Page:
There is good news for home sellers moving forward. Oil prices climbed over the $50 US mark last week and this week continue to climb. Falling worldwide production combined with higher demand is forecast to push prices higher in coming months. Many economists are suggesting that the Alberta economy is very near bottom and will start to recover going into the second half of the year.

Of course, higher oil prices aren’t necessarily good news for home buyers. Low interest rates and an amply supply of available homes make this a very opportune time for buyers to take advantage of a situation that we don’t normally experience in Alberta, and that likely won’t last ‐ a market where buyers have the advantage.

May 20, 2016- Market Update

Fri, 20 May by Jody Saarela & Kim Elliot

Rocky – A slower start to the month of May compared to last month and also last year.  The number of active listings is up significantly compared to last month is and also significantly higher than last year at this time.

We suspect that the Ft. McMurray fires had a hand in the slower central Alberta market this month for a couple of reasons.  First, there are a lot of people living in central Alberta that work in Ft. McMurray and they certainly weren’t focused on the real estate market.  Second, catastrophic events like the Ft. McMurray fires grab everyone’s attention and limits their ability and desire to go out and make major decisions.  There is no doubt that this event has impacted the psyche of almost every Albertan.

We are already seeing activity levels resume.  It will take a long time for the people who live and work in Ft. McMurray to get back to normal.  If there is a silver lining in all of this, there will be jobs and economic activity generated putting the city back together.   Life in the rest of the province will carry on.

CMHC 2nd Quarter Housing Update – it seems things across Alberta are pretty similar to what we are dealing with here.  Sales are down a little and inventories are up a little which means prices are down a little.  Housing starts are down and net migration is negative, although we still have some net population gains due to international migration and new births.  Unemployment is up over 7%.  The slowdown in the energy industry is starting to impact other areas of the economy, although there are some sectors doing well, especially government.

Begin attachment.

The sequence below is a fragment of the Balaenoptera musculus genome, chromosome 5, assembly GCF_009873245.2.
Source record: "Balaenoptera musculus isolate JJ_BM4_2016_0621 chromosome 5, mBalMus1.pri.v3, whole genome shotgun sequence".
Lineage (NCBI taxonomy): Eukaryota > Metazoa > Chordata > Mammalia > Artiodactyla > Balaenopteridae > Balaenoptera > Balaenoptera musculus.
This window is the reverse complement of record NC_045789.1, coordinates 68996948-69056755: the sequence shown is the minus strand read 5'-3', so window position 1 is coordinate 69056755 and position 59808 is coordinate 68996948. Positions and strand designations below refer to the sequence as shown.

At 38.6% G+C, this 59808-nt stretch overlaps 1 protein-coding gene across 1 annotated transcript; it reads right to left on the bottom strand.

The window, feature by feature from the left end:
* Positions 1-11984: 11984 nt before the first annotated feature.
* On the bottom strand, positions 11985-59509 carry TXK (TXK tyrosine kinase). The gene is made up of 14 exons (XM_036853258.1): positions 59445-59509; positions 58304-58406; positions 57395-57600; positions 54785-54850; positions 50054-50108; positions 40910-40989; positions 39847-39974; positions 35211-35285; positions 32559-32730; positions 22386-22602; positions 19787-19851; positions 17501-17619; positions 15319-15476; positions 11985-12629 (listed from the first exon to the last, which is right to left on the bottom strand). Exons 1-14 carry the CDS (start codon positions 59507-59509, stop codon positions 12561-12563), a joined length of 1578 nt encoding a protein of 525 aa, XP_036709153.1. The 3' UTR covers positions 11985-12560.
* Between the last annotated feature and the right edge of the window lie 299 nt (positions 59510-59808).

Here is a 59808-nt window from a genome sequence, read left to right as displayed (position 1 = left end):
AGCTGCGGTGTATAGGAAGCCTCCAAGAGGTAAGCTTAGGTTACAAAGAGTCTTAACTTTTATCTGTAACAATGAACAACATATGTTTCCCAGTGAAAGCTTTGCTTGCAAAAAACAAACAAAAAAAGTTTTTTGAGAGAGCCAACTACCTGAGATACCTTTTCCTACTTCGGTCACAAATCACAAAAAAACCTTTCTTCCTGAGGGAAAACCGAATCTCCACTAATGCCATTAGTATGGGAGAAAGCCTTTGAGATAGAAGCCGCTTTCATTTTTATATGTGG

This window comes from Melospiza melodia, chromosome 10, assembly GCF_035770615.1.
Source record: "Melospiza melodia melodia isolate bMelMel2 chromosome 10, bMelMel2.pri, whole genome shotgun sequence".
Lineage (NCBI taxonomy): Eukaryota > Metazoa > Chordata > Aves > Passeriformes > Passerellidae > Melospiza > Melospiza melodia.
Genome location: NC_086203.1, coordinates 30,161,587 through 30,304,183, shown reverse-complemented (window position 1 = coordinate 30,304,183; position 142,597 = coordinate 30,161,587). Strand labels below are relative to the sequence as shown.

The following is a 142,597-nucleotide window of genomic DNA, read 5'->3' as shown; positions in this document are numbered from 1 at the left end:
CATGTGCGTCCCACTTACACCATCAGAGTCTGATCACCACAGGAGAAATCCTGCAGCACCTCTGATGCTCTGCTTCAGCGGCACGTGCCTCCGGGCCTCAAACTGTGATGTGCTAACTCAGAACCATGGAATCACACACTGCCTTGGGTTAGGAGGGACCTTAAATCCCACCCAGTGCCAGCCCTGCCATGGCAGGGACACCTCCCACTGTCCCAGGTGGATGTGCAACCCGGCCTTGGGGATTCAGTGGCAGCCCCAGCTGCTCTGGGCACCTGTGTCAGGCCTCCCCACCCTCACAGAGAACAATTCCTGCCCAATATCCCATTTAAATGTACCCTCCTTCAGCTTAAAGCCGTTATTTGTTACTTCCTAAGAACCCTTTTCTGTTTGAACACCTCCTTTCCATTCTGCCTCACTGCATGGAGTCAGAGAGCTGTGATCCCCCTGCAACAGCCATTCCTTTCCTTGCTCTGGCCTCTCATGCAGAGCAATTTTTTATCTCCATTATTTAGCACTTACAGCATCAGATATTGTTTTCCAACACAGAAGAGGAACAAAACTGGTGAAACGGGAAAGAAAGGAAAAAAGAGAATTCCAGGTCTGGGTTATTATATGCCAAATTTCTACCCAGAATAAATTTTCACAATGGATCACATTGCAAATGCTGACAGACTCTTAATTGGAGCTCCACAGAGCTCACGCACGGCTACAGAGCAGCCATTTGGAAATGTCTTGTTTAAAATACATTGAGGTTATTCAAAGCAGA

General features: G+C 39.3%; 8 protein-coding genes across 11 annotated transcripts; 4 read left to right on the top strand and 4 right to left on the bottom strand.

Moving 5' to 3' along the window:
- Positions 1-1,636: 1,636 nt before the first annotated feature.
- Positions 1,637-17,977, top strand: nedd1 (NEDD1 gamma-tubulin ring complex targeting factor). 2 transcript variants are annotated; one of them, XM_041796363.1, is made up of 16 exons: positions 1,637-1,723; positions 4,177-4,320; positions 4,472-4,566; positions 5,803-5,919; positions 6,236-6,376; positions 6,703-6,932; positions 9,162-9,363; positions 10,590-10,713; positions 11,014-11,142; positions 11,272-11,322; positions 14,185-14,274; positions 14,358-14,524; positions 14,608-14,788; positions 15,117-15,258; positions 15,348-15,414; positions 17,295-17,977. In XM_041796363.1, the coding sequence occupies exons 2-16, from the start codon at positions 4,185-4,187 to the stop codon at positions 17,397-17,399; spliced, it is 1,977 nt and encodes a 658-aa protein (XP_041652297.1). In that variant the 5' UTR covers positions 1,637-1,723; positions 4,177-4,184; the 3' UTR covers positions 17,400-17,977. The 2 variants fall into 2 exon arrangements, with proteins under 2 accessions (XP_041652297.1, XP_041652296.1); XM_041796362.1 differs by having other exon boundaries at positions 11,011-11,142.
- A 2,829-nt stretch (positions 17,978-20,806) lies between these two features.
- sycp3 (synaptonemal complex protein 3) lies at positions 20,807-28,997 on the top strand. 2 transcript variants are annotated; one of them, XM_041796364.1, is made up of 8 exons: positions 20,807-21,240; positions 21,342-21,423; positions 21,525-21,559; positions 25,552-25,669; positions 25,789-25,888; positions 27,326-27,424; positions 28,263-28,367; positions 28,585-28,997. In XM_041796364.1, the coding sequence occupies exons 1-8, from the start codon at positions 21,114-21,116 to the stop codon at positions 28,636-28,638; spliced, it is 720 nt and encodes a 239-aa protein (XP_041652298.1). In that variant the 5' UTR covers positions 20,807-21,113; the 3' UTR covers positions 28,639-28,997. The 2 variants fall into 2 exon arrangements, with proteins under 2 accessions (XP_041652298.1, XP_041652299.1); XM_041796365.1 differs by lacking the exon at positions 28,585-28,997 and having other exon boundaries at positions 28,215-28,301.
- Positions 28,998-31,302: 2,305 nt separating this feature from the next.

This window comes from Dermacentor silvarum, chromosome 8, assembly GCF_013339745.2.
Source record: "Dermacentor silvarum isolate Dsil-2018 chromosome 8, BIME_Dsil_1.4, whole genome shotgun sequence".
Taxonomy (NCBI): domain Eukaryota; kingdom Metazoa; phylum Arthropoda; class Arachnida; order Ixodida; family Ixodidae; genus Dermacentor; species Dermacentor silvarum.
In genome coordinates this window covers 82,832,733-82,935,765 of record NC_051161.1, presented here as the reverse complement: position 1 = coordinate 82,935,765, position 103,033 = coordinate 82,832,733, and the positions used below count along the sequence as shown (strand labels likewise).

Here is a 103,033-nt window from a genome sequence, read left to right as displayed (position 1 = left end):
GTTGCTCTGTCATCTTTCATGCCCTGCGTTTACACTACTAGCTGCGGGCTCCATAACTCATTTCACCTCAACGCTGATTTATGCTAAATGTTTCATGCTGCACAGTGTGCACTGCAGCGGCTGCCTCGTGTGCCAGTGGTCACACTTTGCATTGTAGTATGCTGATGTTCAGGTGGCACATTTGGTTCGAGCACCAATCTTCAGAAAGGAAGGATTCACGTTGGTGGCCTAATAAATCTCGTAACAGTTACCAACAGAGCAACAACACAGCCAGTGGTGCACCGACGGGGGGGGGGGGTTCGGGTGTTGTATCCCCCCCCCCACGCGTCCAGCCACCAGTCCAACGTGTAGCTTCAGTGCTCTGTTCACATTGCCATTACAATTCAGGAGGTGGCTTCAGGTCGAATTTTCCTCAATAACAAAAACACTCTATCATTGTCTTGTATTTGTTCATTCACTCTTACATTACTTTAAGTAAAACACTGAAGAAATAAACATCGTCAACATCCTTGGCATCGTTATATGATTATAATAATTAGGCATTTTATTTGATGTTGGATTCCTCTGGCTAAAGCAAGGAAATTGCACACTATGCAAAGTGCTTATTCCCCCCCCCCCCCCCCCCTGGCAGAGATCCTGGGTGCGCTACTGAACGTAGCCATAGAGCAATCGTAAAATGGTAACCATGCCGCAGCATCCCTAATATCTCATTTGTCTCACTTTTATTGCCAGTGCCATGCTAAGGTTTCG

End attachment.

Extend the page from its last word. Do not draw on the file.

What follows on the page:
CMHC is forecasting an improved economy in 2017 as long as oil prices continue to stabilize.  If they don’t, things will likely remain the same.  There is no question that consumer confidence in Alberta is directly tied to oil prices.  The unknown is where they are going.  There seems to be evidence lately that they are headed in the right direction, although no one believes they will get back to where they were.

It’s important to keep things in perspective when it comes to the economy and the housing market.  The media is heavily focused on the negative, but there are plenty of positives if we look for them.  Low interest rates, ample choice when it comes to choosing a home and stable prices are all the good things about our current real estate market.

Why is it that the media reports the “unemployment” rate instead of the employment rate?  One is 7%, the other is 93%.  That means there are still a lot of people working in Alberta.  Those people all need a roof over their heads.  Some of them will want to take advantage of all those positives mentioned earlier and move up.  For those people, it’s a good market.

Rocky May 2016

May 1, 2016 Market Update

Mon, 09 May by Jody Saarela & Kim Elliot

Market UpdateRed Deer–  April sales in Red Deer were up almost 28% over March, but off 15% compared to April 2015. Year to date sales are also down about 15% compared to the same period last year. And, active listings at the beginning of May were up 21% compared to May 1, 2015, moving the market from balanced at this time last year, to a buyer’s market now.

Rocky Mountain House– Sales in April dropped slightly compared to last month and bucked the trend we are seeing in other central Alberta markets where sales are up substantially. Maybe spring is just a little later in Rocky. Year to date sales are down, but only by 7 homes, which could easily be made up with one or two good months. The number of active listings is up more than 70% compared to last year at this time, which is keeping the market well into buyer’s territory.